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Diameter Maintenance and                                 V. Fajardo, Ed.
Extensions (DIME)                          Toshiba America Research Inc.
Internet-Draft                                                P. Calhoun
Intended status: Informational                               D. Frascone
Expires: October 30, 2009                            Cisco Systems, Inc.
                                                          April 28, 2009


                            The Diameter API
                  draft-ietf-dime-diameter-api-08.txt

Status of this Memo

   This Internet-Draft is submitted to IETF in full conformance with the
   provisions of BCP 78 and BCP 79.

   Internet-Drafts are working documents of the Internet Engineering
   Task Force (IETF), its areas, and its working groups.  Note that
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   http://www.ietf.org/shadow.html.

   This Internet-Draft will expire on October 30, 2009.

Copyright Notice

   Copyright (c) 2009 IETF Trust and the persons identified as the
   document authors.  All rights reserved.

   This document is subject to BCP 78 and the IETF Trust's Legal
   Provisions Relating to IETF Documents in effect on the date of
   publication of this document (http://trustee.ietf.org/license-info).
   Please review these documents carefully, as they describe your rights
   and restrictions with respect to this document.







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Abstract

   The Diameter authentication, authorization, and accounting (AAA)
   protocol provides support for peering AAA transactions across the
   Internet.  This document describes an API for the Diameter protocol.
   The API is defined for the C language.  The intent of the API is to
   foster source code portability across multiple programming platforms.


Table of Contents

   1.  Introduction . . . . . . . . . . . . . . . . . . . . . . . . .  4
     1.1.  Conventions Used in This Document  . . . . . . . . . . . .  4
   2.  Binding Independent Considerations . . . . . . . . . . . . . .  5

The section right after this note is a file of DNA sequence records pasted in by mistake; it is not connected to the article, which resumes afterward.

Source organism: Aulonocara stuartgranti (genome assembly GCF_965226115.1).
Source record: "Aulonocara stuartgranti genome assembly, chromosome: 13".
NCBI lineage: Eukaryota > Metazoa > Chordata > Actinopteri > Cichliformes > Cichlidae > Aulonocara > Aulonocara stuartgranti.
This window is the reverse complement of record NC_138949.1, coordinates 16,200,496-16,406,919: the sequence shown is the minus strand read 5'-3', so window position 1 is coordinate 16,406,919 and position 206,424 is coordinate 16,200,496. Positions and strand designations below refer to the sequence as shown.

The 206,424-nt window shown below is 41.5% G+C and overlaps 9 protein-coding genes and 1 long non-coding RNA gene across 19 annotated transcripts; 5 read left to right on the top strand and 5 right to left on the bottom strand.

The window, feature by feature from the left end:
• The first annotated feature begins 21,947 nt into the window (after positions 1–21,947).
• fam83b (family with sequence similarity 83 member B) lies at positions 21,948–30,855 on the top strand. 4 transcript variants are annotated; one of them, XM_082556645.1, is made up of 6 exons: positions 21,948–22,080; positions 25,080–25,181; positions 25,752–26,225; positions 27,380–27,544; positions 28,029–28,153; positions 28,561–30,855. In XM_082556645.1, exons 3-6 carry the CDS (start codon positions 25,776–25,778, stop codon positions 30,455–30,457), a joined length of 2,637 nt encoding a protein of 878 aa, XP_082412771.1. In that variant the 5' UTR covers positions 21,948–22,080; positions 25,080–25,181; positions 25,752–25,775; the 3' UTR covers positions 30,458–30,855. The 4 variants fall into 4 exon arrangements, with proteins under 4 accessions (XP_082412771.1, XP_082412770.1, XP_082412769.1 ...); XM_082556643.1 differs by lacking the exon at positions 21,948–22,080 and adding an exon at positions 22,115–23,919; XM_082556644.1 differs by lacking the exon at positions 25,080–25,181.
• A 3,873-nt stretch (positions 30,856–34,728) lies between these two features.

2.1.  Multithreading . . . . . . . . . . . . . . . . . . . . . .  5
     2.2.  Error Reporting  . . . . . . . . . . . . . . . . . . . . .  5
     2.3.  String Format  . . . . . . . . . . . . . . . . . . . . . .  5
     2.4.  Handling Connections with Other Servers/Peers  . . . . . .  5
     2.5.  Command Dictionary File  . . . . . . . . . . . . . . . . .  5
     2.6.  Structure Member Visibility  . . . . . . . . . . . . . . .  6
   3.  C API  . . . . . . . . . . . . . . . . . . . . . . . . . . . .  7
     3.1.  Constant Types . . . . . . . . . . . . . . . . . . . . . .  7
       3.1.1.  IP Address and Port  . . . . . . . . . . . . . . . . .  7
       3.1.2.  Command Code . . . . . . . . . . . . . . . . . . . . .  7
       3.1.3.  Vendor Identifier  . . . . . . . . . . . . . . . . . .  7
       3.1.4.  Extension Identifier . . . . . . . . . . . . . . . . .  8
       3.1.5.  Attribute/Value Pair Code  . . . . . . . . . . . . . .  8
       3.1.6.  Value Type Identifier  . . . . . . . . . . . . . . . .  8
       3.1.7.  Server Identifier  . . . . . . . . . . . . . . . . . .  8
       3.1.8.  Session Identifier . . . . . . . . . . . . . . . . . .  8
       3.1.9.  Message Identifier . . . . . . . . . . . . . . . . . .  8
       3.1.10. Callback Handle  . . . . . . . . . . . . . . . . . . .  9
       3.1.11. Application Identifier . . . . . . . . . . . . . . . .  9
       3.1.12. API Return Codes . . . . . . . . . . . . . . . . . . .  9
       3.1.13. Callback Location Codes  . . . . . . . . . . . . . . . 11
       3.1.14. AVP Data Type Codes  . . . . . . . . . . . . . . . . . 11
       3.1.15. AVP Flags  . . . . . . . . . . . . . . . . . . . . . . 12
       3.1.16. Domain Interconnection Types . . . . . . . . . . . . . 12
       3.1.17. Message Flags  . . . . . . . . . . . . . . . . . . . . 13
       3.1.18. Result Codes . . . . . . . . . . . . . . . . . . . . . 13
       3.1.19. Search Direction Type  . . . . . . . . . . . . . . . . 13
       3.1.20. Accounting Types . . . . . . . . . . . . . . . . . . . 14
     3.2.  Structure Definitions  . . . . . . . . . . . . . . . . . . 14
       3.2.1.  Dictionary Entry Definition  . . . . . . . . . . . . . 14
       3.2.2.  AVP Definition . . . . . . . . . . . . . . . . . . . . 14
       3.2.3.  AVP List . . . . . . . . . . . . . . . . . . . . . . . 15
       3.2.4.  Message Definition . . . . . . . . . . . . . . . . . . 16
     3.3.  Macros and Preprocessor Definitions  . . . . . . . . . . . 17



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     3.4.  Functions  . . . . . . . . . . . . . . . . . . . . . . . . 17
       3.4.1.  Initialization and Configuration . . . . . . . . . . . 17
       3.4.2.  Registering Commands . . . . . . . . . . . . . . . . . 18
       3.4.3.  Session and Server Management  . . . . . . . . . . . . 21
       3.4.4.  Dictionary Lookup  . . . . . . . . . . . . . . . . . . 24
       3.4.5.  Message Management . . . . . . . . . . . . . . . . . . 27
       3.4.6.  Message Control  . . . . . . . . . . . . . . . . . . . 36
       3.4.7.  Accounting . . . . . . . . . . . . . . . . . . . . . . 37
     3.5.  Implementation Notes . . . . . . . . . . . . . . . . . . . 37
     3.6.  Grouped AVPs . . . . . . . . . . . . . . . . . . . . . . . 37
     3.7.  Extended AAA_AVP structure . . . . . . . . . . . . . . . . 40
     3.8.  Avoiding AVP Copying . . . . . . . . . . . . . . . . . . . 40